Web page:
After falsely accused by the Jews for defiling the temple by bringing a non-Jew into the temple (Acts 21:28) Paul was arrested and taken for trial by the governor. But being a Roman citizen Paul appealed for a hearing before the Emperor. Paul was taken to Caesarea and while awaiting transportation to Rome, he was kept in “Herod’s judgment hall” (Acts 23:35).
In the south western part of the city, close to the city’s theatre and along the sea shore, an expedition of the Israel Antiquities Authority led by S. Porath revealed a palace and office complex from the first century CE, the period of Herod, the Roman governors, and of Paul. In one of the office buildings a mosaic floor was revealed containing an inscription in Latin:
ADVIORIB \ OFFICI \ CUSTODIAR
“I came to [this] office, I shall be watched [or guarded]”
Nearby another mosaic floor was found bearing the word CUST,. meaning .watch. or .guard..
Prof. Verner of Keln University suggests that the inscription indicates the office of a military unit in charge of internal security, like a modern police department. All the finds indicate this was the area where Paul was imprisoned and interrogated by the governor and others while in Caesarea (Acts 24-26). Such a find is far more than another nice new archaeological discovery. It is an important point in the development of early Christianity, and correlates with one of the most famous stories of the New Testament. The structure is therefore a potentially major pilgrimage site, but unfortunately it seems that the Ministry of Tourism does not appreciate the importance and potential of the site and to this day the inscriptions are covered by sand, for their protection, since there is no funding for restoration and proper display of the structure and its inscriptions. I can only hope that in the near future money will be found somehow to display the inscriptions and the building properly.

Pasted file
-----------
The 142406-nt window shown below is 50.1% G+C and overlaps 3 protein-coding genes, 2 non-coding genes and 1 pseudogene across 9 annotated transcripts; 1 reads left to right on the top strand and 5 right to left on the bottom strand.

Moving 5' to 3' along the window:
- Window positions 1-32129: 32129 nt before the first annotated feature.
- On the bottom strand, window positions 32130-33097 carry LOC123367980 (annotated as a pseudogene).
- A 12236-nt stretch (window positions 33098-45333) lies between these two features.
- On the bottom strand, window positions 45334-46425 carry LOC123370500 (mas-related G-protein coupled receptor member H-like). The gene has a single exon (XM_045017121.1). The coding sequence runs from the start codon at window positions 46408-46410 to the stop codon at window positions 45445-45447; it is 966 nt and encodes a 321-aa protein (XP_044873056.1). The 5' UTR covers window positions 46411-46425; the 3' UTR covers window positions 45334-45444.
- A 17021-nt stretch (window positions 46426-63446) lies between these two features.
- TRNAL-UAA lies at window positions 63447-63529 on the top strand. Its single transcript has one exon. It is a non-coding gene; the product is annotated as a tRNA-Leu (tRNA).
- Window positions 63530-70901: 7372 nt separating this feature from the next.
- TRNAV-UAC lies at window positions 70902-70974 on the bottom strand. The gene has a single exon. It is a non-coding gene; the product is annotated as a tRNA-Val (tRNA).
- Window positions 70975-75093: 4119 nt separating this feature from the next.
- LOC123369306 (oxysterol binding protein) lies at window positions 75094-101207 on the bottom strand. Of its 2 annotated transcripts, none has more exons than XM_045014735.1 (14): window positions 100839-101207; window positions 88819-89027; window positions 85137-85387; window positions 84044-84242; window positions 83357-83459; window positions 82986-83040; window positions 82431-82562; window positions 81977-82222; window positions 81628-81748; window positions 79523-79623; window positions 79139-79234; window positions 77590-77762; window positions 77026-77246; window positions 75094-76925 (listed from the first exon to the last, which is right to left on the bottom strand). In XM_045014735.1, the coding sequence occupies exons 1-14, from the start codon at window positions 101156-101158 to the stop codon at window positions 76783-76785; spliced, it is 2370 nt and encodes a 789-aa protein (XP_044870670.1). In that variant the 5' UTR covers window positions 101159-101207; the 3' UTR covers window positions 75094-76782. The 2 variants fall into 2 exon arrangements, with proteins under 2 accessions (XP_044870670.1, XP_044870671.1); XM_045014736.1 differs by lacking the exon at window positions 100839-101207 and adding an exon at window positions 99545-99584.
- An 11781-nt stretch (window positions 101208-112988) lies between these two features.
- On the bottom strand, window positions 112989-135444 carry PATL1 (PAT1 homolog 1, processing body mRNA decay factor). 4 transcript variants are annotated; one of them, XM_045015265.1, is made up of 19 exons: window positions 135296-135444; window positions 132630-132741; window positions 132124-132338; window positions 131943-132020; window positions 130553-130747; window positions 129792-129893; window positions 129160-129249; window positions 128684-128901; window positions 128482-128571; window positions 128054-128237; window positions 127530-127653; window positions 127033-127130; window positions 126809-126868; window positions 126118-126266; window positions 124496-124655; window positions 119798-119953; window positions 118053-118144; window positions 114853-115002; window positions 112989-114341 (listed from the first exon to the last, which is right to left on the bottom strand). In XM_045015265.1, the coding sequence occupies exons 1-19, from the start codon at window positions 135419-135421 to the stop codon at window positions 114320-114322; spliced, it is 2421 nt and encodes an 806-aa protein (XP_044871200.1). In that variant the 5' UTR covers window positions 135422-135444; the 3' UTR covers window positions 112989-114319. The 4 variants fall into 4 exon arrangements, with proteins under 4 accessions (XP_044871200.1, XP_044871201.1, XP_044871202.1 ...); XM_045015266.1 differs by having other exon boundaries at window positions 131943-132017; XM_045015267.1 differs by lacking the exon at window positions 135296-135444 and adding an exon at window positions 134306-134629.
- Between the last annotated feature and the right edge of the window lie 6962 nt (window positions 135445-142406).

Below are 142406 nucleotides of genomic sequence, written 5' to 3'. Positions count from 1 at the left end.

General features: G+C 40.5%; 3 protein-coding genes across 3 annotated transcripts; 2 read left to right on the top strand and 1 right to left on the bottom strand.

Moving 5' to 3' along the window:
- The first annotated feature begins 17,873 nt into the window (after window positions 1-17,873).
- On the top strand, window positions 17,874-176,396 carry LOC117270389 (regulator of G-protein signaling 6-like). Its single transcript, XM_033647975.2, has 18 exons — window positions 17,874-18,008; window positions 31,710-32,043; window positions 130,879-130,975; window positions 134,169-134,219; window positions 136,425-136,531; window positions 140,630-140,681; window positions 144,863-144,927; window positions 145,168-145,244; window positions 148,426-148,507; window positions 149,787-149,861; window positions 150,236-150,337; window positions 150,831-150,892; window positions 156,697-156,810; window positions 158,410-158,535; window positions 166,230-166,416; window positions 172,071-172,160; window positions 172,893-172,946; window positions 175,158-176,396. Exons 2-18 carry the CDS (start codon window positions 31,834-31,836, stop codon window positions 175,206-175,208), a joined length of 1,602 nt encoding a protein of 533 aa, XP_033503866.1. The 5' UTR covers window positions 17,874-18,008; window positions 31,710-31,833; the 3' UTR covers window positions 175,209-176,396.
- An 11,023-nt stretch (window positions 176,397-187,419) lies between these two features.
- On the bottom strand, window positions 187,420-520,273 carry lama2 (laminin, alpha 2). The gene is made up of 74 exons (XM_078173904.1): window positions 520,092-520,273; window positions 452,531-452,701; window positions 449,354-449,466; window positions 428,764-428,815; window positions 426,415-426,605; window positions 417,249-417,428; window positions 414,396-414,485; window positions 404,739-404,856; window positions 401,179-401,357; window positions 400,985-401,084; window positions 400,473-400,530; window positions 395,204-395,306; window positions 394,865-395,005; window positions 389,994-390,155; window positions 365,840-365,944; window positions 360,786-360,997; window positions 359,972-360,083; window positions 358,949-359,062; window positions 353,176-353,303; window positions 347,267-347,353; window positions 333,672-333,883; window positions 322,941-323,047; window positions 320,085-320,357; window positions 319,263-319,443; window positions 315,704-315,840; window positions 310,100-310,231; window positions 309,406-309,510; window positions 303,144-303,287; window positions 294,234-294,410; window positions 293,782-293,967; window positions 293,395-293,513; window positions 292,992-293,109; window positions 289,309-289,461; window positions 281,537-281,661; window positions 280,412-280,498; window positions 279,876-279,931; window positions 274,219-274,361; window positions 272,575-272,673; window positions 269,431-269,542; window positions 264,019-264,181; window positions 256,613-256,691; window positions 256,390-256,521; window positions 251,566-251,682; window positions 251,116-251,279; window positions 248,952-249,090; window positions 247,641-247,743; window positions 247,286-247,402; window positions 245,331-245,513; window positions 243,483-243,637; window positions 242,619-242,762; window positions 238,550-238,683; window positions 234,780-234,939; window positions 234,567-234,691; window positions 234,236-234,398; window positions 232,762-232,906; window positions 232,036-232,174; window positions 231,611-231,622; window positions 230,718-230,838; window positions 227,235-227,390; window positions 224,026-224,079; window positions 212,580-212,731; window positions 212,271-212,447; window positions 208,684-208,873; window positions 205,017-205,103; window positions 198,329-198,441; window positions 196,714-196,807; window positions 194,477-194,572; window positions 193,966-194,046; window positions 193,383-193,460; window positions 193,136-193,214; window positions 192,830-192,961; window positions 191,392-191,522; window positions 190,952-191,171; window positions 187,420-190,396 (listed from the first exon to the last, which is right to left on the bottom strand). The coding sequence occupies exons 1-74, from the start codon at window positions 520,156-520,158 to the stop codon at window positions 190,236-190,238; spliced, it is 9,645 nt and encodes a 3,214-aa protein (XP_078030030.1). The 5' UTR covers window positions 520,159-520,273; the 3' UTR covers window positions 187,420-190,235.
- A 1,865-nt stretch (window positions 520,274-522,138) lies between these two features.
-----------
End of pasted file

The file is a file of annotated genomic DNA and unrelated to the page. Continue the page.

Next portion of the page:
Destruction at the Temple mount.
Despite protests, the Islamic religious party in charge of the Temple Mount (the Waqf) continues to damage the archaeological site known as “Solomon’s stables” in the southeastern part of the Temple Mount. They propose to build a new mosque in the vicinity, but the site is being dug up with no archaeological supervision, and the damage is irreversible. Recent proof of the damage was found when a team from the Israel Antiquities Authority sifted through the rubble taken from the Temple Mountand thrown into the Kidron valley. Among the hundreds of pottery shards dating from the Canaanite to the Ottoman periods, they found a large and specially chiseled slab of stone. The shape seems to indicate that it formed part of a big doorway, but with out knowing the context, i.e. the level in which it was found, dating it is almost impossible.